Know Your Colors?

Do you remember back in the 80’s when we all tried to figure out what colors “brightened” us and which ones made us look washed out with dark circles under our eyes?  A book called Color Me Beautiful by Carole Jackson started this new quest for personal perfection.

A woman in our neighborhood had her colors analyzed professionally.  From then on, all her clothes were from the appropriate color season.  (I still wonder how she could afford to do that and what she did with her old stuff.)  Most of us just sort of guessed at our color season and then hoped we had a few things in the right colors.

My clothes tend to look the same year after year.  Jeans, t-shirts, black pants, dressier shirts.  My size might change, but not my basic shape or style.  I do like to look at what’s new each season, the colors and styles, but they rarely work for my body or my age or my tastes.  Jeggings?  I think not.

My colors shifted some when I stopped dying my hair.  Some of my gray hairs sparkle like silver and some hairs are still kind of dark.  When it was a warm brown, I couldn’t wear gray.  Now I have tops in several shades of gray.  Why?  My skin color didn’t change.

Several years ago I found the perfect black pants–for me, anyway.  Jjill Sympatico Stretch in petite.  The waist fit.  And the hips, too.  The length was fine.  They needed no alterations.  I bought 3 black and 2 dark gray pairs.  I celebrated.

Then I lost enough weight to drop a size in pants.  I wore those Jjill pants until they were baggy enough to look ridiculous.  No problem, right?  I’ll just get some more in a smaller size.  I looked everywhere on the Jjill website.  They are gone.  Discontinued.  Not available.  Why??

Now I have no nice black pants.  A sixty-year-old woman can only get so far in jeans, even a size smaller.  I have hope.  I found some before and I’ll find some again.

By that time I’ll probably be the old size and will be able to wear the ones that are too big now.  Which I will save, along with the jeans that I used to wear.  What?  You don’t have more than one size clothes in your house?

My husband always asks at these times why I can’t just go into any store and pick something out in my size like he can.  How do I answer him without my voice getting louder and louder as I rant about the stupid, inconsistent sizing in women’s clothing?  And why can’t I?

I got a new Lands End catalog.  I like them and L.L.Bean.  Trendy I’m not. The fall colors  look good.  The one color I know consistently “brightens” me is dark green, forest green, pine green.  Lands End online has a v-neck, 3/4 sleeve tee-shirt in pine green.  I ordered two.  And a silk/cotton blouse in the same color.

I’ve learned not to wait when I see something I like.  And to buy multiples.

Published in: on August 24, 2012 at 8:52 pm  Comments (6)  
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Gray is Gray

Remember burnt sienna?  That’s always the first color I think of when I see a tiered box of 64 Crayola Crayons.  I don’t know why.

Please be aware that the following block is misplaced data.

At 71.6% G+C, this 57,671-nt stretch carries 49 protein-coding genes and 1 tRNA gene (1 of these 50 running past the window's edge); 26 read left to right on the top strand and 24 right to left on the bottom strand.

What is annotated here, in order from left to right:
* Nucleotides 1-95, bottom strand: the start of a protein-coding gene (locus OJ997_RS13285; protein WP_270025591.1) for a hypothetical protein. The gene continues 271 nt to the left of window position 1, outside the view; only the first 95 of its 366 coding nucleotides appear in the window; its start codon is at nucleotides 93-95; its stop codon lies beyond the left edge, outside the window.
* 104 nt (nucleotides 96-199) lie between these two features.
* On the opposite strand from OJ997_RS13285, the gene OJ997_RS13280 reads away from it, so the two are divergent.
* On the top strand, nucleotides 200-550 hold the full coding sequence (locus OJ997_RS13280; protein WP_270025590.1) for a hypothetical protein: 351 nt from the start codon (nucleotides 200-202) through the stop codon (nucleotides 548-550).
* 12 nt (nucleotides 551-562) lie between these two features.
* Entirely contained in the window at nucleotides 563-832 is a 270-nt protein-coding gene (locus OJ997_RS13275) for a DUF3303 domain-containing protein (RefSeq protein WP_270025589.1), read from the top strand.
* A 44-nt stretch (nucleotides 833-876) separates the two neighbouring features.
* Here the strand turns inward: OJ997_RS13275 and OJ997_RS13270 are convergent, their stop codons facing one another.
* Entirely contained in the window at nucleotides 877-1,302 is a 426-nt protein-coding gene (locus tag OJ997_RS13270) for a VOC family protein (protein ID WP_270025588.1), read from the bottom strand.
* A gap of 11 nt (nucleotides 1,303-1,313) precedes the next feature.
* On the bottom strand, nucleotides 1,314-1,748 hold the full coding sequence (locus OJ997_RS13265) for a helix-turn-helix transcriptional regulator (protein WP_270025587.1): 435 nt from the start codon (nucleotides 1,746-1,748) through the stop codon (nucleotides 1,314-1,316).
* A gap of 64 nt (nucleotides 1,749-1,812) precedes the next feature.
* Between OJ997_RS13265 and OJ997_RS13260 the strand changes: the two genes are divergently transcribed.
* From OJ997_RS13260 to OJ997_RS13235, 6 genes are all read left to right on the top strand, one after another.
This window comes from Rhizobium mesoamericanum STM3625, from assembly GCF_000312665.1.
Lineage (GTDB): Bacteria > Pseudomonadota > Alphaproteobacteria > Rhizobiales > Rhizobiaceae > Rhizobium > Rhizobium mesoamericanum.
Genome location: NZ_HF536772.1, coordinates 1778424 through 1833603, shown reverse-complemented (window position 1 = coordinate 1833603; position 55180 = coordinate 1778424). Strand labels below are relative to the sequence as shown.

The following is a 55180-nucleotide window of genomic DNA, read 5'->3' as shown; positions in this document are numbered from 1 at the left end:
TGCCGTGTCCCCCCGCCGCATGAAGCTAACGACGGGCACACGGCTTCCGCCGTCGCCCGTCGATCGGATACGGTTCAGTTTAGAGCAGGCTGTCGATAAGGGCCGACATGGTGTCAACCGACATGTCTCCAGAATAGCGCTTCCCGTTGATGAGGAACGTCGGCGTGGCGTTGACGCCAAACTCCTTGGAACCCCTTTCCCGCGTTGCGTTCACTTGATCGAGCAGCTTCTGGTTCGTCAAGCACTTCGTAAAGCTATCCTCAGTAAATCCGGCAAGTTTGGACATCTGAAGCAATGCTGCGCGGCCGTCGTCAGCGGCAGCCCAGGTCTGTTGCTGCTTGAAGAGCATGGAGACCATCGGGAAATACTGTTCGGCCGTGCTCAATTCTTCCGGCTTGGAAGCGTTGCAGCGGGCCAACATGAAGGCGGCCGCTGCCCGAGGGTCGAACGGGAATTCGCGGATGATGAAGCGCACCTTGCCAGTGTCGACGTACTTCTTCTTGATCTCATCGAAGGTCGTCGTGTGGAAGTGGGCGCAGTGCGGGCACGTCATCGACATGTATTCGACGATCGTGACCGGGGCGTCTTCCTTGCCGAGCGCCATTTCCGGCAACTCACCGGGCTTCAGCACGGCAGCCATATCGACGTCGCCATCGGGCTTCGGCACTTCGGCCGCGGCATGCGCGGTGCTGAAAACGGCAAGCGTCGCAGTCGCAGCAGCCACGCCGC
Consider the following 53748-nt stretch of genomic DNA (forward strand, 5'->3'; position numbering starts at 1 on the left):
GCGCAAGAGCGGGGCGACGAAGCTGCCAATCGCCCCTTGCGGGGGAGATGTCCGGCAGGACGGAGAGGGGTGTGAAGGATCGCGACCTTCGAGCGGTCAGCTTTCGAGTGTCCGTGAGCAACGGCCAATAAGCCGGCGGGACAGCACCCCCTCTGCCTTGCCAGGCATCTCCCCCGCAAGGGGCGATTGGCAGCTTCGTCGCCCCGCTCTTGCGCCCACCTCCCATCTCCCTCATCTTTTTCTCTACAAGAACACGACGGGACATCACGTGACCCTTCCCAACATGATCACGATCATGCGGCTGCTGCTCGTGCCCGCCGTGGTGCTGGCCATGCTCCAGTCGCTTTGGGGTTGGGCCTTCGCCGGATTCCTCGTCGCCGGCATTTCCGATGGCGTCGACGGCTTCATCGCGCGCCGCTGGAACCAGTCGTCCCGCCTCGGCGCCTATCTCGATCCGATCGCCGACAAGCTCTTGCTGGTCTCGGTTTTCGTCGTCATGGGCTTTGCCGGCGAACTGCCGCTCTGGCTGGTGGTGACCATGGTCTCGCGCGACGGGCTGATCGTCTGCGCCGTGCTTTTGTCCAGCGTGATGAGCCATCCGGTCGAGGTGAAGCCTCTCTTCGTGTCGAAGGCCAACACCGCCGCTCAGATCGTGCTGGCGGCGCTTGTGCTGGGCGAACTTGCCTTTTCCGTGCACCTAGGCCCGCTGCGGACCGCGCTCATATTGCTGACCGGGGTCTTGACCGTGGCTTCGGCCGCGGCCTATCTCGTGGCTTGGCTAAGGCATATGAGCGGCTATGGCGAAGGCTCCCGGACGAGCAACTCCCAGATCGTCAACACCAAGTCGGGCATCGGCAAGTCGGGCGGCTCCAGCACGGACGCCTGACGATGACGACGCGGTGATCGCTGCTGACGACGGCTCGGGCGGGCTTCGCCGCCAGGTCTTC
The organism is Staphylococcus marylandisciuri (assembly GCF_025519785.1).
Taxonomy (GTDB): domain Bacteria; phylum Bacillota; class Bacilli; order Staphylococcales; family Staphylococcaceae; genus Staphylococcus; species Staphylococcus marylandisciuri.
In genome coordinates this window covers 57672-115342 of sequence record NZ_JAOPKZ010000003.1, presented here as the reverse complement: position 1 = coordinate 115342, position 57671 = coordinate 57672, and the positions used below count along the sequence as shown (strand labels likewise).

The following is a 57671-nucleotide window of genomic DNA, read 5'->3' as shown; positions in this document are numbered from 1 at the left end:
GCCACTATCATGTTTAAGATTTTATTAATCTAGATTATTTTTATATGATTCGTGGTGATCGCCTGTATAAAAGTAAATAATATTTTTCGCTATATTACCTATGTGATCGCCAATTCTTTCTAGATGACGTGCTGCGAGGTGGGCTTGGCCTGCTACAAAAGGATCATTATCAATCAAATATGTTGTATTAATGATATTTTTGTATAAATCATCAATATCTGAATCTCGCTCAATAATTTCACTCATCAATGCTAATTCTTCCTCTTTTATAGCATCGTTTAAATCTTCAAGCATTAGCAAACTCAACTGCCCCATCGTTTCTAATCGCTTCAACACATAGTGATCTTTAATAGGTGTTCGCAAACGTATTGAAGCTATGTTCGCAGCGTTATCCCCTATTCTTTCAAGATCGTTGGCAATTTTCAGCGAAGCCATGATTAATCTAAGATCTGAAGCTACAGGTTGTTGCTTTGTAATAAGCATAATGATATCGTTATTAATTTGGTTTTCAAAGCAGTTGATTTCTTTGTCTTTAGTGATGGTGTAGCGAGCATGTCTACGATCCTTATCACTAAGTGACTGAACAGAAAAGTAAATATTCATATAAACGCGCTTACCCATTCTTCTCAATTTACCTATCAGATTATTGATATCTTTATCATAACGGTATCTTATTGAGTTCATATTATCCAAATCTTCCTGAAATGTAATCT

The Crayola box of 64 is 50 years old.  If you click here you can go to an interactive quiz of all the color names.  It’s really fun.

An open box of 64 sits in front of me as I write.  I started to take it downstairs the other day for Adaline.  Then I remembered her mother’s warning:  “Buy washable crayons, Mom.”  She probably learned that lesson the hard way.

Does Crayola still include a burnt sienna crayon?  I pulled out all the brownish crayons to read the names–

sepia

brown (not kidding)

tan

chestnut

brick red

bittersweet (huh?)

raw sienna (?)

burnt sienna!

“Sienna is a natural earth containing ferrous oxide that is used as a yellowish-brown pigment when untreated (raw sienna) or a reddish-brown pigment when roasted (burnt sienna)”,  according to dictionary.com.  Didn’t you always wonder?

Do you find it sad that brown is “brown” and gray is “gray” in my box of 64?  Remember “magenta”?  It’s in the red family.  So are “wild strawberry” and “red”.  I found a “violet red” and a “red violet”.  They are not the same color.

The name on each crayon, not capitalized, is listed in English, Spanish, and French.  They didn’t have that when I was a kid.

On the other hand (it’s a pun–you’ll see)…

Suzi Weiss-Fischman, OPI [nail polish]Executive VP & Artistic Director explains that her recent cross country road trip inspired these destination shades. Colors feature clever names inspired by some of her favorite stops like A-taupe the Space Needle, a rich chocolately brown and French Quarter for your Thoughts, a soft grey hue.  Others reference what it feels like to be on the road like Get in the Espresso Lane with its dark brown color, and Are We There Yet?, a cheerful melon.

I love America.

I use crayons and markers and Model Magic (new-age clay) when I lead retreats.  For adults.

I always include at least an hour of silent free time.  Sometimes I use mandalas (a circular meditation/prayer tool) to make coloring a bit more sophisticated.  I have a book called Praying in Color.  It really makes coloring seem important.

Adults like to color.  Even men, I’ve learned.  I wonder if anyone ever colors on their own after the retreat.

Why is it so hard to give ourselves permission to play?

Published in: on October 31, 2011 at 2:19 pm  Comments (6)  
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